Sunday, October 9, 2011
Once, in college, I needed to let off some steam. So, I came home to my apartment, which I have chronicled before (recap: very old, hardwood floors, we trashed it), and I got to work. I pushed all of the furniture in the living room up against the walls, readied the stereo, and took my shirt off. I had created a large dance floor, and I was ready to party to some early ’90s hip hop. I just danced. I danced with intensity like Kevin Bacon in an old warehouse, minus the gymnastics. I was sweaty, and I was having a good time. Then, about a half hour into it, my roommate, JJ, walked in. He entered the kitchen and heard music, then he came to the French doors and opened them and warily said, “Jeff?” He said it with surprise and confusion, like he had walked in on me shooting up heroin. I was busted in a solo dance party.
My SQ has not been reached for several weeks now.
It’s been down, way down.
I need to reach it soon.
I’ve been making a pretty good life here, with friends, and a job, and comedy, but I haven’t reached my SQ for such a long time that it’s starting to wear on me. What is SQ? It’s Silliness Quota. See, I think everyone has their own quota for silliness in their life, and I think mine is pretty high, so I have a high silliness quota. It is the measure for how much silliness you actively participate in during a given day, week, month, or quarter. At some point, we all make a quota, on how much silliness we need to function properly, some are high, and some are low, but we all have one.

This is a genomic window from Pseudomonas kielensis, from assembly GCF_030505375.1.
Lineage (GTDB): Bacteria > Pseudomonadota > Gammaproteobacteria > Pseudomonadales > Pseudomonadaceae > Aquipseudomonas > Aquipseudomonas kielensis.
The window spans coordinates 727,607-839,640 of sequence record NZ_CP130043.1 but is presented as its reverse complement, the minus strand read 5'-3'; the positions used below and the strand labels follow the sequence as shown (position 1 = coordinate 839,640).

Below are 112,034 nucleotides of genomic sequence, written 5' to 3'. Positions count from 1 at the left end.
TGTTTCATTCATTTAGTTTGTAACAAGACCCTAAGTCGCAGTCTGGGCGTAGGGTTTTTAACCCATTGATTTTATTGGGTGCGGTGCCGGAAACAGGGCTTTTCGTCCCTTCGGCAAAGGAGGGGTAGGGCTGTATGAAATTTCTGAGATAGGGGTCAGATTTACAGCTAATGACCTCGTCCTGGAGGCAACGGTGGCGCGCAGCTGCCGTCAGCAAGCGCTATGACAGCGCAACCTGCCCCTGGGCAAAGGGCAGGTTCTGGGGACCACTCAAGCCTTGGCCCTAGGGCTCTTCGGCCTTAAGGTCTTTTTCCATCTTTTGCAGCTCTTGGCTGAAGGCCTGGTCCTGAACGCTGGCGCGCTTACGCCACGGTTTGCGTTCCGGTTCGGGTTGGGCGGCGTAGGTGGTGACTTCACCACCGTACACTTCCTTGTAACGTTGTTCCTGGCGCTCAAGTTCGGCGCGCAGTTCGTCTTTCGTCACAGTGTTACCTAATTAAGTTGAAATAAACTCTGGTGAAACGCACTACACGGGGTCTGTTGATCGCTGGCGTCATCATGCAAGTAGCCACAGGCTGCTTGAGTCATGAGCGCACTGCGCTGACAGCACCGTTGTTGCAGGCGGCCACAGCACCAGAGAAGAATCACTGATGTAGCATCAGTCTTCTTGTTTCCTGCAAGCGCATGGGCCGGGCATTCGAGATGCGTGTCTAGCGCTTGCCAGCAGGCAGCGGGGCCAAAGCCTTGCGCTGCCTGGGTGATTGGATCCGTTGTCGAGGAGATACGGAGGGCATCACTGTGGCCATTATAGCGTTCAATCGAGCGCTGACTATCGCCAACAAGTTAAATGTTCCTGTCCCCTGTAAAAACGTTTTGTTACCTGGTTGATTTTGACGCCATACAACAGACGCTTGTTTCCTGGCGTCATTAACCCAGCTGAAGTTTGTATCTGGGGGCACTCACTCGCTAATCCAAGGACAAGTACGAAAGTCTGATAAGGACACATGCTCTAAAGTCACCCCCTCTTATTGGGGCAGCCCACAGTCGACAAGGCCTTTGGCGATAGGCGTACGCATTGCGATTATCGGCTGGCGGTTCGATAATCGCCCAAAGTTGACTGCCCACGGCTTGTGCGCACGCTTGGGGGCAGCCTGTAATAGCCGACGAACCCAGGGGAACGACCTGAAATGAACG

I’m not talking about little child silliness where you’re in your underwear and put a strainer on your head, just to be silly. I’m talking about grown up silliness, where you’re in your underwear and put a strainer on your head, just to be silly. Make sense? Good.
I’ve been doing my fair share of stand up comedy, but I would say that doing comedy in front of an audience does not go toward my silliness quota. When you’re doing comedy in front of an audience, you are being funny in hopes of a good reaction, whereas, when you’re silly, you’re being funny in spite of the audience around you.
At some point in our growing up process, we mostly decide that silliness is something that we hide. Empirical evidence points to the fact that silliness doesn’t go away entirely. You can tell by when you pull up to someone at a stop light that is rocking out to a song with complete abandon. It is pure silliness. When you see this happening, you are entertained until the green light, but you don’t judge. Why? Because, you do the same thing, because we all do the same thing.
I’ve made a lot of good friends, and friends, and acquaintances, but I haven’t made it into the silliness zone very much with them. Sometimes, I have a hard time accessing it when I’m being particularly goal oriented, and it is to my overall detriment. The silly place is a freeing place, that I know does something for my psyche, because, most everything else we do is done with the constant awareness of judging eyes. In fact, most things are done with awareness of our own judging eyes. I need to do things outside of that. Just like everything else, if you don’t deal with it in a healthy way, it will erupt in an unhealthy way, which explains the giggle fits that you and a friend get into during an entirely serious meeting, or church, or piano recitals.
I’m going to try very hard to reach my Silliness Quota this quarter. I will start with my next round of improv classes at UCB, which begin Monday afternoon, hopefully it may end with me topless and sweaty.